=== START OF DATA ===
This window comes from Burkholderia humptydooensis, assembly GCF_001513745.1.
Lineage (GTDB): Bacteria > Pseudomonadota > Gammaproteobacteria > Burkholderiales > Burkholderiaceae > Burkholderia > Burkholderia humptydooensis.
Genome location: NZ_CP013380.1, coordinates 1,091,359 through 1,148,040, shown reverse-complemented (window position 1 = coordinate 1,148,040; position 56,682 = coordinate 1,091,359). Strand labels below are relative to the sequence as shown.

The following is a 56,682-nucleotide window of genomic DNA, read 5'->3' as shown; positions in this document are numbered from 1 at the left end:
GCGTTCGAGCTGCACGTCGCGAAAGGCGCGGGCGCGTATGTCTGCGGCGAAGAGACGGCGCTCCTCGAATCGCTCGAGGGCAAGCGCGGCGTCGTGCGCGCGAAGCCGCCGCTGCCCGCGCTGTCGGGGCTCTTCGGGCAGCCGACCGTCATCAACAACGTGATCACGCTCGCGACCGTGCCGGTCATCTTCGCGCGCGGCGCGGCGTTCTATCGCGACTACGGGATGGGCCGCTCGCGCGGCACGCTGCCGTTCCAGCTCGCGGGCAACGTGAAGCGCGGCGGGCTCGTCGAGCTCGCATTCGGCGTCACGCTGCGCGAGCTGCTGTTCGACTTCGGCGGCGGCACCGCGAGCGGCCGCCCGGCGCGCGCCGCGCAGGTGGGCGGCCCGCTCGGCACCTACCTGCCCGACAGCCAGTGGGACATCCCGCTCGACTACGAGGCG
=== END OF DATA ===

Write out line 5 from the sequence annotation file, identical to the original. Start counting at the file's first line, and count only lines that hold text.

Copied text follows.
GCGTTCGAGCTGCACGTCGCGAAAGGCGCGGGCGCGTATGTCTGCGGCGAAGAGACGGCGCTCCTCGAATCGCTCGAGGGCAAGCGCGGCGTCGTGCGCGCGAAGCCGCCGCTGCCCGCGCTGTCGGGGCTCTTCGGGCAGCCGACCGTCATCAACAACGTGATCACGCTCGCGACCGTGCCGGTCATCTTCGCGCGCGGCGCGGCGTTCTATCGCGACTACGGGATGGGCCGCTCGCGCGGCACGCTGCCGTTCCAGCTCGCGGGCAACGTGAAGCGCGGCGGGCTCGTCGAGCTCGCATTCGGCGTCACGCTGCGCGAGCTGCTGTTCGACTTCGGCGGCGGCACCGCGAGCGGCCGCCCGGCGCGCGCCGCGCAGGTGGGCGGCCCGCTCGGCACCTACCTGCCCGACAGCCAGTGGGACATCCCGCTCGACTACGAGGCG